As far as the good stuff is concernedlike the eating and drinkingfestival organizers will set something up theyre calling a culinary village. Thats where you will find 40 food and wine vendors from across the country, and it will lead those in attendance to things like the main event tent, artisan market, and beer garden.

Theres plenty of events and offerings throughout the festival, but of course thats all going to cost you. If you want to go all in and just do everything and anything whenever you want the $315 party animal pass will get you access to pretty much everything. There are some exclusions, but the inclusions are an oyster roast, a rigs, pigs, and swigs event, and even an after hours shindig sponsored by JetBlue.

For those looking to book individual events its not a problem, as festival organizers are happy to sell those to you as well. Tickets start at around $40 and head upwards from there, and there are plenty of offerings around that price point. Individual events seem to top out at between $150 and $175, so you definitely will need to prioritize your needs and wants when it comes to attendance.

Of course theres plenty to check out in Charleston as well, so be sure to save some cash to check out the scene in South Carolina as well.

[Photo: Official Site / Facebook]

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Feb 28, 2014
Tina George

Charles Campion and Melissa Cole show their support at the Richmond Fine …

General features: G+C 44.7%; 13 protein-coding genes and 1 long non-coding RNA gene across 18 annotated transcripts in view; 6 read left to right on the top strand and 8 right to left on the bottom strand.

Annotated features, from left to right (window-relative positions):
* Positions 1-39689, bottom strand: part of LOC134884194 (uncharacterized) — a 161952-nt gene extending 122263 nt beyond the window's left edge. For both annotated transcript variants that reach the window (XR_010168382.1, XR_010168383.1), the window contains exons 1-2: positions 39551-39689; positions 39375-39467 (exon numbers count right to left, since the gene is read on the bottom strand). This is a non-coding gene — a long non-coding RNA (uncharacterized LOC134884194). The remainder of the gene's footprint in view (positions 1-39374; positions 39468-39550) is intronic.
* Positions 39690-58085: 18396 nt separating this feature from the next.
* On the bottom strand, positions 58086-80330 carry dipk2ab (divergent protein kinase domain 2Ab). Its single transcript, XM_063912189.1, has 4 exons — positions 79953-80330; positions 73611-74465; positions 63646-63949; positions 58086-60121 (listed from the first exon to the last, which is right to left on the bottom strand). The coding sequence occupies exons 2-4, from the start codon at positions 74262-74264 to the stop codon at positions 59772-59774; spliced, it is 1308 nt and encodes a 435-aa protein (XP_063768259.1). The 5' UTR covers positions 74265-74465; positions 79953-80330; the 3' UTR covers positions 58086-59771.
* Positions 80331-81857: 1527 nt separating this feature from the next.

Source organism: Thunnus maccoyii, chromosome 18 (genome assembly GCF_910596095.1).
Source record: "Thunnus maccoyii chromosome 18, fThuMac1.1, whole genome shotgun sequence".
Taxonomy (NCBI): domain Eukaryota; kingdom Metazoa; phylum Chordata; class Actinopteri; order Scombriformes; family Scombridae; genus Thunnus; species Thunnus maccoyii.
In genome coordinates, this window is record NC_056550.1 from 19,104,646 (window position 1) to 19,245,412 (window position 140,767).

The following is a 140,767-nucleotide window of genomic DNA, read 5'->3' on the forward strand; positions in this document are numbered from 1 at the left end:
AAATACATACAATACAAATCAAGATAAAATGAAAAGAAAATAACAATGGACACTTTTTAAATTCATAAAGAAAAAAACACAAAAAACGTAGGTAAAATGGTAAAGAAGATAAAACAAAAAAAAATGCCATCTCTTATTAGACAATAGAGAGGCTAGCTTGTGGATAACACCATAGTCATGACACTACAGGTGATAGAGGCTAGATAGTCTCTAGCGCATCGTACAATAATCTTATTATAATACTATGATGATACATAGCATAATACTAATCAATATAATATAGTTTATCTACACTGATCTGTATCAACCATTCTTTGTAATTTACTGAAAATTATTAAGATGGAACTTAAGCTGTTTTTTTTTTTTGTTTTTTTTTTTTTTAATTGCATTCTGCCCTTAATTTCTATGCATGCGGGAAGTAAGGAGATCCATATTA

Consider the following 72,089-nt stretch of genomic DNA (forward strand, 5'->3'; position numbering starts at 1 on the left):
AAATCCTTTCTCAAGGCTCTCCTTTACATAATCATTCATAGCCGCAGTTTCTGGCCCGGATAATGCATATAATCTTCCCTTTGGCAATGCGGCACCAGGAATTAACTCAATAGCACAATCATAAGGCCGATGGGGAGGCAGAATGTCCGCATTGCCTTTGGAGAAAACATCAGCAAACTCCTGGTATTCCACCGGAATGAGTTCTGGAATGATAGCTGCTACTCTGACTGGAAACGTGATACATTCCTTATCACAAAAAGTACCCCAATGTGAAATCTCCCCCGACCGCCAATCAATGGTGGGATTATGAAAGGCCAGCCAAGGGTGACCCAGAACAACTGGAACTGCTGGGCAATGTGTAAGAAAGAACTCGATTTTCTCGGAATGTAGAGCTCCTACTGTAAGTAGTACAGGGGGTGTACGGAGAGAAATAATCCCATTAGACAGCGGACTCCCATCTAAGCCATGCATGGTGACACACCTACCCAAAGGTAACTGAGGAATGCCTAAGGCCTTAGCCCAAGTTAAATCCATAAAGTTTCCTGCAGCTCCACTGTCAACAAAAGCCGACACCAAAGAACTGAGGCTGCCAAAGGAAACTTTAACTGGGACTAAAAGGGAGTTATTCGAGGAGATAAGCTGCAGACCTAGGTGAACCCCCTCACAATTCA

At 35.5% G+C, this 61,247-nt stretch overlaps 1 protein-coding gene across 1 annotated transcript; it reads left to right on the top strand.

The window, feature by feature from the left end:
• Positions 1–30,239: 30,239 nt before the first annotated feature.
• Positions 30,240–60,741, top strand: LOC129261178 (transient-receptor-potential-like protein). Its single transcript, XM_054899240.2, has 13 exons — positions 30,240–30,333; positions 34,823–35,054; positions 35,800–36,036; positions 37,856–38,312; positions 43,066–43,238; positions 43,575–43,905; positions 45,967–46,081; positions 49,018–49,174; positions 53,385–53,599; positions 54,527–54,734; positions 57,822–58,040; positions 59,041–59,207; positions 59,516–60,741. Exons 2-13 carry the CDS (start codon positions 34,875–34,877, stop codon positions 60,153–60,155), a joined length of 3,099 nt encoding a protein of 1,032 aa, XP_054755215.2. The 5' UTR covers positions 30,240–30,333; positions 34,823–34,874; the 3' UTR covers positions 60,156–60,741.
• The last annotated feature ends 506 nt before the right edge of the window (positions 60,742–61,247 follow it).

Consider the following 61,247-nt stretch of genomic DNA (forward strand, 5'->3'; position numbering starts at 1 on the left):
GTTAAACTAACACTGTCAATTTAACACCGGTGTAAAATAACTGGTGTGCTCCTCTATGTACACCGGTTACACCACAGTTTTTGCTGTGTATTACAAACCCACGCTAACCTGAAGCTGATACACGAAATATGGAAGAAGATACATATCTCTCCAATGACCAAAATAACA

Charles Campion and Melissa Cole

There was a party in Richmond this week to celebrate the launch of the Richmond Fine Food and Real Ale Festival which takes place on August Bank Holiday, 23rd-25th August 2014.

Charles Campion, food writer and critic, welcomed the audience of top chefs, brewers and local food business owners by expressing his ‘delight’ at being associated with the event.

‘There is nothing I like more than good quality local food coupled with great beer. As well as providing the perfect showcase for local businesses this festival promises to be a great day out!’

Melissa Cole, beer writer and sommelier joined Charles on stage:

‘Beer and food is a match made in heaven and I’m delighted that FAB Festivals are going to be bringing those together under one roof. I’m extremely excited to be working with this event’

The Richmond Fine Food and Real Ale Festival sets itself apart from other food festivals. You can expect all the usual attractions: demonstrations by top chefs, tasting theatres, culinary talks and a host of artisan food to sample and buy. The point of difference is that this event is also a full scale beer festival offering traditional cask ale as well as craft beer and celebrating the marriage between food and beer. In addition there is also an impressive music line up across two stages making this an ultimate day out!

Situated on Old Deer Park, a short walk from Richmond town centre and very accessible by public transport, this festival offers great value for money.

What Richmond people had to say: